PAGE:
Facebook Twitter Google+ YouTube Flickr 500px
See My Reviews

Sigma 14mm F1.4 DG DN | ART Review

Dustin Abbott

June 8th, 2023

Sigma has got guts.  I’ve repeatedly see them tackle projects that stretch the limits of what’s possible at a certain focal length, and they’ve done that again with their latest project – the Sigma 14mm F1.4 DG DN | ART.  This is the largest maximum aperture ever achieved at this focal length for a full frame platform, and Sigma has thrown out certain constraints to make that happen.  Some recent Sigma “DN” (designed for mirrorless) lenses have worked at being lighter and more compact than previous Sigma lenses at that focal length, but that wasn’t really an option here.  This is a BIG lens (152mm long in Sony E-mount) and it weighs in at 1160g, which is more like the weight of some recent 70-200mm zooms (Sony’s 70-200mm F2.8 GM II weighs 1045g).  It’s perhaps the first wide angle lens I’ve seen with a tripod collar, and in many ways it reminds me of another extreme Sigma lens – the 105mm F1.4 ART lens, though that lens was heavier still.  Sony’s own approach to this focal length was to emphasize compactness, and the Sony 14mm F1.8 G Master is 52mm shorter and weighs 700g less.  But Sigma wasn’t going for small; they were going for high performing, a specialized tool for nighttime photography and astrophotography.  And that’s exactly what we have here.

DN is the designation Sigma uses for its purpose designed mirrorless lenses, while DG refers to a lens designed for full frame.  Sigma has taken a bifurcated approach to lens design on mirrorless, with smaller size, smaller aperture options in their “i-Series” (which they put under their “Contemporary” brand umbrella) and then more robust, larger aperture, professional grade lenses under their “ART” brand.  The 14mm F1.4 DN definitely falls into the latter category, as this is an extreme, professional grade lens that is really designed for those that want something BEYOND what the G Master series is offering at this focal length.  This is a lens that delivers powerful images even at F1.4:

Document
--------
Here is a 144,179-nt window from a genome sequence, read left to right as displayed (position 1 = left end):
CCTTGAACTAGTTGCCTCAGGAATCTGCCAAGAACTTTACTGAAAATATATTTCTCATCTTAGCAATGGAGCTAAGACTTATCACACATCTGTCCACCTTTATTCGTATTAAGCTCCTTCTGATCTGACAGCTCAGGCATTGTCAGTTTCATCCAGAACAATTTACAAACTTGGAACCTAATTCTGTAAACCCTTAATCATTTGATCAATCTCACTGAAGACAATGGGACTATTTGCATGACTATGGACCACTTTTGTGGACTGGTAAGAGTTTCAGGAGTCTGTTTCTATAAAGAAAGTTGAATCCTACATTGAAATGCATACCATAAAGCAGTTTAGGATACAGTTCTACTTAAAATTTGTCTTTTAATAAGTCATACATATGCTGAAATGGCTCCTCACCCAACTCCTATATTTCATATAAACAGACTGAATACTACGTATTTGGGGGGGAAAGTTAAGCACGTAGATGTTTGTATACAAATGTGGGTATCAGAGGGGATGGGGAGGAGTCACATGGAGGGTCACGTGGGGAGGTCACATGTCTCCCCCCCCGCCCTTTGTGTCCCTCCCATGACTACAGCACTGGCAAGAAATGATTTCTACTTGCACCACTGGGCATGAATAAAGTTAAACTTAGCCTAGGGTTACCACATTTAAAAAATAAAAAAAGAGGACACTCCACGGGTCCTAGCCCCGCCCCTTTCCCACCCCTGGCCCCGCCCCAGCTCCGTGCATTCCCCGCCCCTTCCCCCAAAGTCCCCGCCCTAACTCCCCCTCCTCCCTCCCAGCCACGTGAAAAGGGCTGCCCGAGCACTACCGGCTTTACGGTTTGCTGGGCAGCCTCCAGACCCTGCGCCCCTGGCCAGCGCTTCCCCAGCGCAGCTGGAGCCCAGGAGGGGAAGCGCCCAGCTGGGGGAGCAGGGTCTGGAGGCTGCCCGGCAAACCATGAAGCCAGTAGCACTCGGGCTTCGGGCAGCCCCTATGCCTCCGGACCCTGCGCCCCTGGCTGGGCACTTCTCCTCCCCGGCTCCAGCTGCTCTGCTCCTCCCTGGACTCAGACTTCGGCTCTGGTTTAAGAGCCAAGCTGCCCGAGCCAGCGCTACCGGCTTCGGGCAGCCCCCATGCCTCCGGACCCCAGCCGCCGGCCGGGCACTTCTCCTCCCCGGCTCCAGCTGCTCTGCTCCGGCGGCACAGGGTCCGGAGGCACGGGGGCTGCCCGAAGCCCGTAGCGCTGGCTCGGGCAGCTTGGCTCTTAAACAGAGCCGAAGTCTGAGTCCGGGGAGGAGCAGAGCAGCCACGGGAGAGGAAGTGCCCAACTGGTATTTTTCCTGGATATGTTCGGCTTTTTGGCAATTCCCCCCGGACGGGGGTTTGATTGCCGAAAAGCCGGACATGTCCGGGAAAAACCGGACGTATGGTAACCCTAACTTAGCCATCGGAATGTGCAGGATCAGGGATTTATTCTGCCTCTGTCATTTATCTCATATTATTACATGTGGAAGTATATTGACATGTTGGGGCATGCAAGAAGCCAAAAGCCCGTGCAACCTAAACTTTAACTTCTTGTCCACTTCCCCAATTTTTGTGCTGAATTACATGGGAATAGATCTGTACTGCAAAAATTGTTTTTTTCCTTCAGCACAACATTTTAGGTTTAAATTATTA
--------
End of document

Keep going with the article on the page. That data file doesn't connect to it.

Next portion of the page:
The 14mm F1.4 DN is an extremely feature rich lens that is going to give a lot of options to purchasers for how they capture images.  I’ve used the lens a lot handheld, but this is also a lens that makes a lot of sense to use off of a tripod.  This is clearly not a lens designed for everyone, and it is a bold move for a third party lens maker to position themselves as upscale option over the first party professional series, but that’s what Sigma has done.  The 14mm F1.4 DN has a larger maximum aperture, is larger and heavier, more expensive, and higher performing than the Sony 14mm F1.8 GM.  That’s a bold move.  So does the Sigma 14mm F1.4 DN ART hold up under intense scrutiny?  You can judge for yourself by either watching my video review below or reading on to get the full picture.


Follow Me @ YouTube | Patreon |  Instagram | Facebook | DA Merchandise | Flickr | 500px

Thanks to Gentec (Sigma’s Canadian Distributor) for sending me a pre-release review loaner of this lens. As always, this is a completely independent review. *The tests and most of the photos that I share as a part of my review cycle have been done with the Sony a7IV along with the Sony Alpha 1 which will serve as my benchmark camera for the foreseeable future (my review here).

Sigma 14mm F1.4 ART Build and Handling